Looking for a slick and unique way to share your contact info and photo portfolio with prospective clients? Check out the swivelCard, a transforming business card that doubles as a USB drive when you fold it a certain way.
Corporate photographer Kirk Tuck has published a new action-adventure novel that features a corporate photographer as its main character.
The book is called “The Lisbon Portfolio,” and is a story about photographer Henry White, who is “drawn into a web of corporate intrigue and murder while on assignment for a major, multi-national corporation in Lisbon, Portugal in 1999.” It’s picked up a number of good reviews so far, with many commentators saying that it’s a great read for people who are interested in photography.
Crazy rumor brewing in the camera world today: Sony is reportedly building a camera lens with a built-in sensor — a lens that could be paired with a smartphone to create an interchangeable lens camera!
Many photographers enjoy receiving feedback about their created images. Services such as Flickr and even Instagram are built at least partially around sharing your images and, hopefully, receiving some comments and praise in return. There’s something fascinating about having your work interpreted though someone else’s lens, and when Matt Richardson invented his “Descriptive Camera” he kept this in mind. Read more…
Created by Chris Bell, Liangjie Xia, and Mike Kelberman, Rotobooth is a novel new photo booth with a twist — literally. It’s powered by a hacked rotary phone and shoots a photo after the user dials their cell phone number. The image is then automatically uploaded to Flickr and a link to the photo is sent as a text message to the phone number provided. Check out this interview with Kelberman to learn more about the project and this Flickr set to see some behind-the-scenes photos.
Image credit: Photograph by Mike Kelberman
Haristobald recently captured a series of Superman photographs without the use of Photoshop or body painting. Instead, he used an old fashioned overhead projector — with the lamp replaced with a strobe — and transparencies to project the Superman symbol across his model’s chest. The behind-the-scenes video above shows how he accomplished it. Here’s the projector he used.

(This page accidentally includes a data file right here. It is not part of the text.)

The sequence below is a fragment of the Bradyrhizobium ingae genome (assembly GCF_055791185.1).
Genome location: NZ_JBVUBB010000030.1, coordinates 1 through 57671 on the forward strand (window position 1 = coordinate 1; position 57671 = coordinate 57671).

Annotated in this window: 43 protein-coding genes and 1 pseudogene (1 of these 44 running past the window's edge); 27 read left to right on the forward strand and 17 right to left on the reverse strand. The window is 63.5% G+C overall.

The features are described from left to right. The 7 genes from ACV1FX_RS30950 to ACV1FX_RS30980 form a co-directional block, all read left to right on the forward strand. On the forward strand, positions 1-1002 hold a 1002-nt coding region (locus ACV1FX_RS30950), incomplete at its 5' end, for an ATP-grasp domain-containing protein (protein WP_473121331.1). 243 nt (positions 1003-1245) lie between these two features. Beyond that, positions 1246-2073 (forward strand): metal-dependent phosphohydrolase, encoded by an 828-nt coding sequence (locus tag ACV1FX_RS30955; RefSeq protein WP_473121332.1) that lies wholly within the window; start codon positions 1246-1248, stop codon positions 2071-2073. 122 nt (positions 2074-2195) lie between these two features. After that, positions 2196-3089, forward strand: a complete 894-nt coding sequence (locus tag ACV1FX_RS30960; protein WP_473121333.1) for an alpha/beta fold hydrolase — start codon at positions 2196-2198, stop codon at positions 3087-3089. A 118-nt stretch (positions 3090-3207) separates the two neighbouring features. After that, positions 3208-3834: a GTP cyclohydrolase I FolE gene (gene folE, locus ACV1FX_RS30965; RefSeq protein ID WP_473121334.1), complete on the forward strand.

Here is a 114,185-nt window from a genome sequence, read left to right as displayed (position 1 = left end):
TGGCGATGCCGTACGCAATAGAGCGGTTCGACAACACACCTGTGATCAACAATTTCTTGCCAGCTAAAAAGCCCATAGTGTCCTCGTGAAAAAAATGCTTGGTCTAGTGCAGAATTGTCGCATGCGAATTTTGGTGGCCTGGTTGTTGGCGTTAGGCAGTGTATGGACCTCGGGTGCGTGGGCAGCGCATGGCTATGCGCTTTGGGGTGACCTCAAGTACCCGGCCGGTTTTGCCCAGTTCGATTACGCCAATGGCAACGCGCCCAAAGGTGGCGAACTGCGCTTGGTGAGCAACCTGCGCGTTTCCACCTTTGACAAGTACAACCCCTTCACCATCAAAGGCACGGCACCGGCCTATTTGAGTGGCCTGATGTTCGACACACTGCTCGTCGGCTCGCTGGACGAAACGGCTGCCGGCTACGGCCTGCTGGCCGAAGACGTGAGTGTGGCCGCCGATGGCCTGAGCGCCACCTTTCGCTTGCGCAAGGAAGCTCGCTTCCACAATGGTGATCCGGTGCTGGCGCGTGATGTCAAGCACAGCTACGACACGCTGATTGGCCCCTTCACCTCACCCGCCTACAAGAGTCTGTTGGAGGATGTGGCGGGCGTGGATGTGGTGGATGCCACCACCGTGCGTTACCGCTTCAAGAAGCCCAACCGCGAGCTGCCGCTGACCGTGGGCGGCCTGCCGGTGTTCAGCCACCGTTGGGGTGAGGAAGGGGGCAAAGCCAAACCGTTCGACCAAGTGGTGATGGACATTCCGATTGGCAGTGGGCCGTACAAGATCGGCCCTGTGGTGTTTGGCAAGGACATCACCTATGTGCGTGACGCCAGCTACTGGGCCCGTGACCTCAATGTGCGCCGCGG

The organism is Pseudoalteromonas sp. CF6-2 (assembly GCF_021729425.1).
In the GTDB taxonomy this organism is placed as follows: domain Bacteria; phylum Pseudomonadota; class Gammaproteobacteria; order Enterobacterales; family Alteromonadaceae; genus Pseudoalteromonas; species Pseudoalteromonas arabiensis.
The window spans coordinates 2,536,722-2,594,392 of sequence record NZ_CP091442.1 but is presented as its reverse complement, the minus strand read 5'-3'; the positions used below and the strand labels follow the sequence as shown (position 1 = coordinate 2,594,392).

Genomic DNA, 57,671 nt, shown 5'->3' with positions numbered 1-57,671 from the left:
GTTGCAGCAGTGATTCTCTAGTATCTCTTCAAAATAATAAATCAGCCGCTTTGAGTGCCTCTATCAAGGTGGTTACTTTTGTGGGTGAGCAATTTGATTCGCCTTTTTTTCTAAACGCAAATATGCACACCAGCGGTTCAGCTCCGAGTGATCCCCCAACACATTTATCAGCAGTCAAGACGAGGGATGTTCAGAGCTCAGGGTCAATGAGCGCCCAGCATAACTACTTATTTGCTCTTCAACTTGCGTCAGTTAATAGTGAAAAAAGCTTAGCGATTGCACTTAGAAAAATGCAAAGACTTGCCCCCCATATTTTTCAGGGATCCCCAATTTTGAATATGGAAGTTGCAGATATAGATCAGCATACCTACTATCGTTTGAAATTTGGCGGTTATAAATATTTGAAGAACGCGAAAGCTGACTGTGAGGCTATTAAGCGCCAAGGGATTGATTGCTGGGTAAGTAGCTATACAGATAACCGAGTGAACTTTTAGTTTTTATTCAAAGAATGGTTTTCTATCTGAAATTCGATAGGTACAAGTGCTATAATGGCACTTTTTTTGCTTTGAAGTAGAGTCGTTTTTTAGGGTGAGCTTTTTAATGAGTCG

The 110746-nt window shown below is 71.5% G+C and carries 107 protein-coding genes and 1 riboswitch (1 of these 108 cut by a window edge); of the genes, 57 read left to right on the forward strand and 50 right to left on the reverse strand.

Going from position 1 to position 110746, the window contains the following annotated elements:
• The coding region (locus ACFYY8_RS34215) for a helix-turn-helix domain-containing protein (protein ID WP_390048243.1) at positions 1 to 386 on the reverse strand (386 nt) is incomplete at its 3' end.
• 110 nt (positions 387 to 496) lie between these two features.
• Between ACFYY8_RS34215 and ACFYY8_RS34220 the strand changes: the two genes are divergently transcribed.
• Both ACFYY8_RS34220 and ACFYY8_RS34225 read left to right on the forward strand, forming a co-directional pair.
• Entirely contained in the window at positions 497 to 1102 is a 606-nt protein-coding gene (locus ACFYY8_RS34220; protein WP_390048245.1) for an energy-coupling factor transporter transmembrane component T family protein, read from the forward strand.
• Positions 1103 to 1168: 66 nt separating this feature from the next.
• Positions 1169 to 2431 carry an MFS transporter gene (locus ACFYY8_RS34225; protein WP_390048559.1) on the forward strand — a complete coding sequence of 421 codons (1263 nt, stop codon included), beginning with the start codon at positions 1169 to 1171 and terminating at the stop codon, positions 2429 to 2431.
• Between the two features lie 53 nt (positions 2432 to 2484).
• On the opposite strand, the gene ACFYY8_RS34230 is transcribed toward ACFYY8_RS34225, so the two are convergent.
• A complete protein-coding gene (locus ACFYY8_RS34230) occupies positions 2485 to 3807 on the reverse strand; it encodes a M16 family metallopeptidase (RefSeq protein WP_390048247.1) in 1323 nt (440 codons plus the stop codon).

MIOPS is a new smartphone-controlled camera trigger that combines all of the features photographers want in a high-speed camera trigger into one convenient device.
The Always-On Wrap-Up is a nifty camera case that attaches to your camera via the tripod mount. The case never gets separated from your camera, and all you need to do is unwrap it to take a picture. It costs $6 over on Amazon, and there’s also a version with a built-in tripod that costs $9.
Always-On Wrap-Up [Amazon]
In August 2005, a UK student named Alex Tew launched a creative project called The Million Dollar Homepage. It was a simple webpage containing 1 million pixels that he sold to advertisers for $1 each. The idea quickly went viral, and Tew became a millionaire less than six months after launching it. The Most Expensive Picture is a new photo website that may make its owners rich in a similar way. Anyone can upload a photograph to the website, but for a price: you’ll need to pay $1 more than the person before you. Each photo is featured for at least an hour before new submissions are accepted, and the first 300 submissions will be turned into a book (which all the submitters will receive).
This giant film roll packs a roll of toilet paper instead of photographic film. It’s refillable, and can be placed on a table (dispensing TP through the top) or mounted on a wall (with the TP coming out the side). They come in red, yellow, and green, and cost $17 apiece over at Brando.